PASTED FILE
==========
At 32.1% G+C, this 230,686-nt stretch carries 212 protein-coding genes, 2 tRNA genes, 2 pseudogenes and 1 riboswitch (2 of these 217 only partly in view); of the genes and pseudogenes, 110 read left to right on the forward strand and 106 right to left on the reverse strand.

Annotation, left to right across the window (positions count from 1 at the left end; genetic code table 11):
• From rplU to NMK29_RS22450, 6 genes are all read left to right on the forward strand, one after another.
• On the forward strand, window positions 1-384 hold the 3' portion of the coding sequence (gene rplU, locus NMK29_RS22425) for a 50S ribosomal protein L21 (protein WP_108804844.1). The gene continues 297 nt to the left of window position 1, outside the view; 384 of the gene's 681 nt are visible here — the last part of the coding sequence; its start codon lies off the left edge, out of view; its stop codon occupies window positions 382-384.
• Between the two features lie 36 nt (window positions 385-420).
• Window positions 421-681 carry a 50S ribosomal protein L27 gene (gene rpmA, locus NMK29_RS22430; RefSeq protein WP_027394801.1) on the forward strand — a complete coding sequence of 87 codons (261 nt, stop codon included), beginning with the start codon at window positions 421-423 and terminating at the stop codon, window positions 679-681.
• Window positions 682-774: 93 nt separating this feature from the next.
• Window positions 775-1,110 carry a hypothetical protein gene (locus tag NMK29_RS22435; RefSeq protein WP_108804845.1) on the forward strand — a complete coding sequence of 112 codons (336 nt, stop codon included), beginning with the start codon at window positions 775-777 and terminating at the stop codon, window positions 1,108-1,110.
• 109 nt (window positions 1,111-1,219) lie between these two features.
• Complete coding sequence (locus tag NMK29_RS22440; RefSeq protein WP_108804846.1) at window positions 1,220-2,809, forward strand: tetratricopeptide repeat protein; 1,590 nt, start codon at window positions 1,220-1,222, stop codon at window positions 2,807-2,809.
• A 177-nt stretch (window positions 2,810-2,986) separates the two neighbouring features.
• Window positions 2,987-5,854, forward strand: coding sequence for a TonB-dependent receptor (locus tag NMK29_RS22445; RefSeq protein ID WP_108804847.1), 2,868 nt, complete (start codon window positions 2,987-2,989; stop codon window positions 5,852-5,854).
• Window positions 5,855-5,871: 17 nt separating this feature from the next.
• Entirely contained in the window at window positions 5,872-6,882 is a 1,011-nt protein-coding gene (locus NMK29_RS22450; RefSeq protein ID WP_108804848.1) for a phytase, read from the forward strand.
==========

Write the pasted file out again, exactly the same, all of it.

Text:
At 32.1% G+C, this 230,686-nt stretch carries 212 protein-coding genes, 2 tRNA genes, 2 pseudogenes and 1 riboswitch (2 of these 217 only partly in view); of the genes and pseudogenes, 110 read left to right on the forward strand and 106 right to left on the reverse strand.

Annotation, left to right across the window (positions count from 1 at the left end; genetic code table 11):
• From rplU to NMK29_RS22450, 6 genes are all read left to right on the forward strand, one after another.
• On the forward strand, window positions 1-384 hold the 3' portion of the coding sequence (gene rplU, locus NMK29_RS22425) for a 50S ribosomal protein L21 (protein WP_108804844.1). The gene continues 297 nt to the left of window position 1, outside the view; 384 of the gene's 681 nt are visible here — the last part of the coding sequence; its start codon lies off the left edge, out of view; its stop codon occupies window positions 382-384.
• Between the two features lie 36 nt (window positions 385-420).
• Window positions 421-681 carry a 50S ribosomal protein L27 gene (gene rpmA, locus NMK29_RS22430; RefSeq protein WP_027394801.1) on the forward strand — a complete coding sequence of 87 codons (261 nt, stop codon included), beginning with the start codon at window positions 421-423 and terminating at the stop codon, window positions 679-681.
• Window positions 682-774: 93 nt separating this feature from the next.
• Window positions 775-1,110 carry a hypothetical protein gene (locus tag NMK29_RS22435; RefSeq protein WP_108804845.1) on the forward strand — a complete coding sequence of 112 codons (336 nt, stop codon included), beginning with the start codon at window positions 775-777 and terminating at the stop codon, window positions 1,108-1,110.
• 109 nt (window positions 1,111-1,219) lie between these two features.
• Complete coding sequence (locus tag NMK29_RS22440; RefSeq protein WP_108804846.1) at window positions 1,220-2,809, forward strand: tetratricopeptide repeat protein; 1,590 nt, start codon at window positions 1,220-1,222, stop codon at window positions 2,807-2,809.
• A 177-nt stretch (window positions 2,810-2,986) separates the two neighbouring features.
• Window positions 2,987-5,854, forward strand: coding sequence for a TonB-dependent receptor (locus tag NMK29_RS22445; RefSeq protein ID WP_108804847.1), 2,868 nt, complete (start codon window positions 2,987-2,989; stop codon window positions 5,852-5,854).
• Window positions 5,855-5,871: 17 nt separating this feature from the next.
• Entirely contained in the window at window positions 5,872-6,882 is a 1,011-nt protein-coding gene (locus NMK29_RS22450; RefSeq protein ID WP_108804848.1) for a phytase, read from the forward strand.